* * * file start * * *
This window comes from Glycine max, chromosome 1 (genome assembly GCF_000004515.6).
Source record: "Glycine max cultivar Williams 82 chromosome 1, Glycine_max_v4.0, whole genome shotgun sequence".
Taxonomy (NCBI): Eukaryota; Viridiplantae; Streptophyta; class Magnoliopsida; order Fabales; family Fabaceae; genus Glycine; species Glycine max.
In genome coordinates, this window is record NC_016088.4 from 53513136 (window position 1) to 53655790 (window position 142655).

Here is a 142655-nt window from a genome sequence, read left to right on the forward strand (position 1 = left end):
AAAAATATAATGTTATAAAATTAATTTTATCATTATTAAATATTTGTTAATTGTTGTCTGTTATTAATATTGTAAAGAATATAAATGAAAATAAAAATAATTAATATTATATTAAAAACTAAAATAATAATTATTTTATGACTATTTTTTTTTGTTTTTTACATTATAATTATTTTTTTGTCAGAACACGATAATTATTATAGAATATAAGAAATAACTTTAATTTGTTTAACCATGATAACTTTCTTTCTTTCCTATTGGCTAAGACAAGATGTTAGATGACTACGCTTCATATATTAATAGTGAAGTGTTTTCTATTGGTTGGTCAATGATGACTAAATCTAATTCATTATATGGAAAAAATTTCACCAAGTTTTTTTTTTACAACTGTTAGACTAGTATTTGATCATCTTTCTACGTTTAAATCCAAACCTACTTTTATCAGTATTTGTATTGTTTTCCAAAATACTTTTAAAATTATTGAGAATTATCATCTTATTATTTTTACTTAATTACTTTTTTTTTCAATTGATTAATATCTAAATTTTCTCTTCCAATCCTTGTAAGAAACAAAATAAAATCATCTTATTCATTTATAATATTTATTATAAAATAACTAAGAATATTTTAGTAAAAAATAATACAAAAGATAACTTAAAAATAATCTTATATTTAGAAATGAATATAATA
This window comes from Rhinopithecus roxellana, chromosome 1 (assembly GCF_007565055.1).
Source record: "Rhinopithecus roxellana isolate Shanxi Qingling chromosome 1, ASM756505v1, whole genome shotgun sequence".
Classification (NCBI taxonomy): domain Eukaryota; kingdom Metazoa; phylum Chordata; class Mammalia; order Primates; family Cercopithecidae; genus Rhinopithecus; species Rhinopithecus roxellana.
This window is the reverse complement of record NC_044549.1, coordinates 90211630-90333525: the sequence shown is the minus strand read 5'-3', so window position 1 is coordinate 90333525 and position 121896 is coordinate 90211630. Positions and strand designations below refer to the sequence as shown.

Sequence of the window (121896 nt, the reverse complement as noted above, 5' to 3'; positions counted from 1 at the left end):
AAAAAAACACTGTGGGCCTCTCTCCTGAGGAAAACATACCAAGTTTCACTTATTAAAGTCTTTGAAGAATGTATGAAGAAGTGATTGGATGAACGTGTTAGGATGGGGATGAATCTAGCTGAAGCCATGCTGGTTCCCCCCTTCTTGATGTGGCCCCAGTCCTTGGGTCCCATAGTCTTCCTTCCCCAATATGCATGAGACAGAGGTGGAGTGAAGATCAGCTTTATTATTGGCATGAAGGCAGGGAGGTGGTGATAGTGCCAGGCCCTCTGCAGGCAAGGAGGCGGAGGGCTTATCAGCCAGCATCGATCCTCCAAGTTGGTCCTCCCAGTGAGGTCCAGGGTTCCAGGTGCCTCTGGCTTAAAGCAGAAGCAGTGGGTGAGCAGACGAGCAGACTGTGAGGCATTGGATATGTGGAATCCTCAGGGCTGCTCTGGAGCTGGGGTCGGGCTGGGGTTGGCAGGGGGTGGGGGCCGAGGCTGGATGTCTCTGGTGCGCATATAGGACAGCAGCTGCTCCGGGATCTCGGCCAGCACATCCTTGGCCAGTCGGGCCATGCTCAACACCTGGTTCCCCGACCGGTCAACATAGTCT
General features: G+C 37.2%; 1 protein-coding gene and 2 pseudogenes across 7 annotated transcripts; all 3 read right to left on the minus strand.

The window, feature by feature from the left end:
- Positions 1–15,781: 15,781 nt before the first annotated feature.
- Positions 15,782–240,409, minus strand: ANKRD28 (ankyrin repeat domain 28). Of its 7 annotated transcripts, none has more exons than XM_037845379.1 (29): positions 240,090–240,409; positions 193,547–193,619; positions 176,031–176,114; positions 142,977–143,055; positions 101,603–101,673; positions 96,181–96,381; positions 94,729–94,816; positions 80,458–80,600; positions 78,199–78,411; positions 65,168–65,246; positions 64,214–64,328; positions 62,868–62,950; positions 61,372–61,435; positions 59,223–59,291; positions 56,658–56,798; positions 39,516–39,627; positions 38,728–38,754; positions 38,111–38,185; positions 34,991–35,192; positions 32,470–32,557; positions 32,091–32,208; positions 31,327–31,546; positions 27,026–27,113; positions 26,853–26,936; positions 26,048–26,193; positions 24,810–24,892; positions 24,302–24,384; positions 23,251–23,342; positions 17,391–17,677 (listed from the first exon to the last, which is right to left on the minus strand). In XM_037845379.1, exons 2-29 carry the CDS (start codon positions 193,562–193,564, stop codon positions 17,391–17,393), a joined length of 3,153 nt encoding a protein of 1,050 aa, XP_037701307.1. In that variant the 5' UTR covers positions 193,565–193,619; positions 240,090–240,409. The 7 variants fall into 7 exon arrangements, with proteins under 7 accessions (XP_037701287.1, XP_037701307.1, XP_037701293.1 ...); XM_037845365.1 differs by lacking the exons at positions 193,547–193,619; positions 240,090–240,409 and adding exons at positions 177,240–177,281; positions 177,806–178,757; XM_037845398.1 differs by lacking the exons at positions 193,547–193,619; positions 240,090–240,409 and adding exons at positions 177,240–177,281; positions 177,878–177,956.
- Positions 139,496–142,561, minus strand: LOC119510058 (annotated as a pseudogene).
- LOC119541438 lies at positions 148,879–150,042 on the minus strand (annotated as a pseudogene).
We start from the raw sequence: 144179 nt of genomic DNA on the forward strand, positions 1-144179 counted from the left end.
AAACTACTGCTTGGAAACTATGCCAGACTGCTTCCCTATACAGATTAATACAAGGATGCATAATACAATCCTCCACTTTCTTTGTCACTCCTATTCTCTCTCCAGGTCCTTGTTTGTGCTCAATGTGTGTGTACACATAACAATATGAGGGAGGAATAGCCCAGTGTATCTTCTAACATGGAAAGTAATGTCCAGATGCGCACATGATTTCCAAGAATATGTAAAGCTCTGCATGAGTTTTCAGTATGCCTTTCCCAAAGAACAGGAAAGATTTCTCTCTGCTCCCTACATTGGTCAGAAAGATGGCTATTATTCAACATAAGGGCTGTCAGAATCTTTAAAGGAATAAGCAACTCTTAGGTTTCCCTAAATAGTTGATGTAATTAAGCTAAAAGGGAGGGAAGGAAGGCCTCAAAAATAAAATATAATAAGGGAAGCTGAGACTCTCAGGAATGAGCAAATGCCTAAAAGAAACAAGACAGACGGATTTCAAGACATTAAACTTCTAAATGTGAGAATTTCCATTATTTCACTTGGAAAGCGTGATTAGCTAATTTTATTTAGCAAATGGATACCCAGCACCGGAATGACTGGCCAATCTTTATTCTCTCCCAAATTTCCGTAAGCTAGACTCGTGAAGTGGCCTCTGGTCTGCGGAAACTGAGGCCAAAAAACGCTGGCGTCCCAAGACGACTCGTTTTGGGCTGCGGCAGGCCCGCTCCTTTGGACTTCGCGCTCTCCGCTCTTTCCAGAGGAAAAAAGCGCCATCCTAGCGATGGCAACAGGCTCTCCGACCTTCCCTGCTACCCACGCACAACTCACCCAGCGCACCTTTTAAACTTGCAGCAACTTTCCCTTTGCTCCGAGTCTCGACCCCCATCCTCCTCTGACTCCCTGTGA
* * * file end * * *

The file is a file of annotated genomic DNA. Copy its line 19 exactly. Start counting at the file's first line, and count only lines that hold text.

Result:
We start from the raw sequence: 144179 nt of genomic DNA on the forward strand, positions 1-144179 counted from the left end.